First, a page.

We sought to determine if a higher dose of heparin would reduce arterial complications in patients weighing 10 kg or less undergoing cardiac catheterization to investigate congenital heart disease. Sixty patients were given either 100 (group A) or 150 (group B) IU.kg-1 of heparin in a double-blinded randomized manner. Initial arterial access was established using a 4F cannula in all patients. Mean activated clotting time measured 20 minutes following heparin administration was significantly lower in group A than in group B (199 versus 251 seconds). Only 3 out of 60 patients (5%) required treatment for loss of femoral pulse. The age, weight, activated clotting time, length of catheterization procedure, time taken to establish arterial access, and the duration of arterial cannulation were comparable between the groups. Weight under 4 kg, age under 1 month, and cannula size larger than 4F were identified as independent risk factors for the development of arterial complications. Arterial access using a 4F cannula is a safe procedure in children weighing 10 kg or less. The incidence of significant arterial complications is low, and they do not appear to be preventable by a higher dose of heparin.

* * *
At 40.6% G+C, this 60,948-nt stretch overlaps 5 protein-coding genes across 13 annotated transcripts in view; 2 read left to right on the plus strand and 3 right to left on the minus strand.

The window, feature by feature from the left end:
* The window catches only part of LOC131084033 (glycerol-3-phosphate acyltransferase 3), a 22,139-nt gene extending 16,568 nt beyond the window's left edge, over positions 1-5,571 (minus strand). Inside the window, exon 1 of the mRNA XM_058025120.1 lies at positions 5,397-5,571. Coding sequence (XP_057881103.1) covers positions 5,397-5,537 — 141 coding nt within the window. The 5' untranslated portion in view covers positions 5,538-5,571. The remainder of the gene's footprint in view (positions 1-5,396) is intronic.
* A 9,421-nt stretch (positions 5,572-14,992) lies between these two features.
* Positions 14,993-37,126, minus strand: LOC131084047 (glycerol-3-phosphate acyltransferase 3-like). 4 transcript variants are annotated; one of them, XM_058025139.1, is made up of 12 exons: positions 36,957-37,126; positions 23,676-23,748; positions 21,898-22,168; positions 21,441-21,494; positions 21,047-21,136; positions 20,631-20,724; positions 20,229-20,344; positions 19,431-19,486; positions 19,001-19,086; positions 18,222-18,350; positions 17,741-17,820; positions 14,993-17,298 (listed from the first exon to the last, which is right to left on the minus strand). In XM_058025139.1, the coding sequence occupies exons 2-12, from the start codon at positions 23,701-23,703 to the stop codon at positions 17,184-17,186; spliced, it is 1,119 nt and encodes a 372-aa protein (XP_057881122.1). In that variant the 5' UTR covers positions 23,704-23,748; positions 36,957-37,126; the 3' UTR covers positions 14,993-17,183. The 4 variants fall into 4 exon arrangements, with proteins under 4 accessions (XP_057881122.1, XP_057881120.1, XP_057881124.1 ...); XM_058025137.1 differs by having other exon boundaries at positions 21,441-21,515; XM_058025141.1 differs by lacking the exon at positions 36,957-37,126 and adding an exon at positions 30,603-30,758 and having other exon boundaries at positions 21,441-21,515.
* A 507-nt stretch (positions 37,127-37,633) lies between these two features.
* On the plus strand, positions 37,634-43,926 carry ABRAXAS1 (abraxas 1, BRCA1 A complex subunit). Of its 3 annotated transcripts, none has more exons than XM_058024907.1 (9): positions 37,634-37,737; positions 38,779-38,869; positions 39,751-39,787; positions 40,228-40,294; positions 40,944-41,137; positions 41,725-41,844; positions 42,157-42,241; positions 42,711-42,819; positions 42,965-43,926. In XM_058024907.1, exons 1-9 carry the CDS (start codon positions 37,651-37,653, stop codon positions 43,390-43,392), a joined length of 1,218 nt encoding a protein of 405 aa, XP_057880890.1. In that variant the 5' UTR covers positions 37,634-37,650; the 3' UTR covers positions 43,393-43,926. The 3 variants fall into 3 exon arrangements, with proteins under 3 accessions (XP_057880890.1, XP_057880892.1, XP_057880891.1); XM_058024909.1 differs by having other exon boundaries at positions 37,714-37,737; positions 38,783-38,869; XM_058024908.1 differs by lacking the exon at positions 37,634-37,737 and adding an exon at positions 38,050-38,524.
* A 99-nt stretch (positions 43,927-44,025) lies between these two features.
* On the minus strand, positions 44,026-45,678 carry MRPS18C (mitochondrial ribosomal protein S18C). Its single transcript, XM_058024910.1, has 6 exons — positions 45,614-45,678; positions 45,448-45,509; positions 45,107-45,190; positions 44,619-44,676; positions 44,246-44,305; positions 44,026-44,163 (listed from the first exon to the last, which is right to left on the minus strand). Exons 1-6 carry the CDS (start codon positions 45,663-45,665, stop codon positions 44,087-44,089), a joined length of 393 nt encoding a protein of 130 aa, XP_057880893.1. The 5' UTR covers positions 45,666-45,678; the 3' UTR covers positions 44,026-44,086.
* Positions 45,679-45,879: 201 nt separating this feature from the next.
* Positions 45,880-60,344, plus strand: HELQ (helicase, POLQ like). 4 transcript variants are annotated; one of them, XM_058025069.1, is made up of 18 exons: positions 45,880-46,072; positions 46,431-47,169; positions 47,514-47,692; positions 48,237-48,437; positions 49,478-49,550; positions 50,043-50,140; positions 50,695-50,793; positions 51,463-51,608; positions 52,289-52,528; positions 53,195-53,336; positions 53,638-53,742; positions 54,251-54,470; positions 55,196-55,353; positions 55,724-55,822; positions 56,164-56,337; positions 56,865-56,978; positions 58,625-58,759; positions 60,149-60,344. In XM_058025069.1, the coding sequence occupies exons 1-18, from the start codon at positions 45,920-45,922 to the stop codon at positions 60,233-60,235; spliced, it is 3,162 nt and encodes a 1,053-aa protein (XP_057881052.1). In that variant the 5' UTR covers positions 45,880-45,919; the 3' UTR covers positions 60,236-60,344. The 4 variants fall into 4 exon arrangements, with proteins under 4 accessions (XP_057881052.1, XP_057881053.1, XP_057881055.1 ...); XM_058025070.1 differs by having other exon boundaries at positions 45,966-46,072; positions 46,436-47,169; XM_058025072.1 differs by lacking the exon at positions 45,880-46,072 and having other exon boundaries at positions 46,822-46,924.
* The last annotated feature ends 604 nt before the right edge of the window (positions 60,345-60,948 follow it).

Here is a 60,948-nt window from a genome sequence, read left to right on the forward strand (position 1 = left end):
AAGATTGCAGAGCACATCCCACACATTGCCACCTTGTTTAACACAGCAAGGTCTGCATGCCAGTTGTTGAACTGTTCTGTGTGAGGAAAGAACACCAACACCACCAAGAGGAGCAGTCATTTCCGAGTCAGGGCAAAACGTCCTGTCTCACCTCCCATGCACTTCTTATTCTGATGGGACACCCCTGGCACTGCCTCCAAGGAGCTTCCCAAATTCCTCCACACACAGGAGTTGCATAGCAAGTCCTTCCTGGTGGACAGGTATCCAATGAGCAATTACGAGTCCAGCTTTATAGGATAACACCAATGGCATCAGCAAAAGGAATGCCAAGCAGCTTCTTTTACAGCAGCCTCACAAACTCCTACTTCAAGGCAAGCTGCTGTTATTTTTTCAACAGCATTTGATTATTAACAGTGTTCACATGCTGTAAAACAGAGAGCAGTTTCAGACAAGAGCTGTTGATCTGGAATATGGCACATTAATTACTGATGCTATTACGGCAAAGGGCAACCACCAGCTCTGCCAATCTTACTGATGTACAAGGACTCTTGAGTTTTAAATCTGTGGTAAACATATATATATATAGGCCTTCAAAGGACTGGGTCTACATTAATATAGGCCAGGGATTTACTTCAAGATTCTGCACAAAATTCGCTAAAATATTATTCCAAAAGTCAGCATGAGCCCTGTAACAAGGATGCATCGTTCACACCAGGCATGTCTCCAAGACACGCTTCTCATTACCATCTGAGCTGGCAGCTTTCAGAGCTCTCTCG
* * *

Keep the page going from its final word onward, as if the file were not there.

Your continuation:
ASJC Scopus subject areas
- Pulmonary and Respiratory Medicine
- Cardiology and Cardiovascular Medicine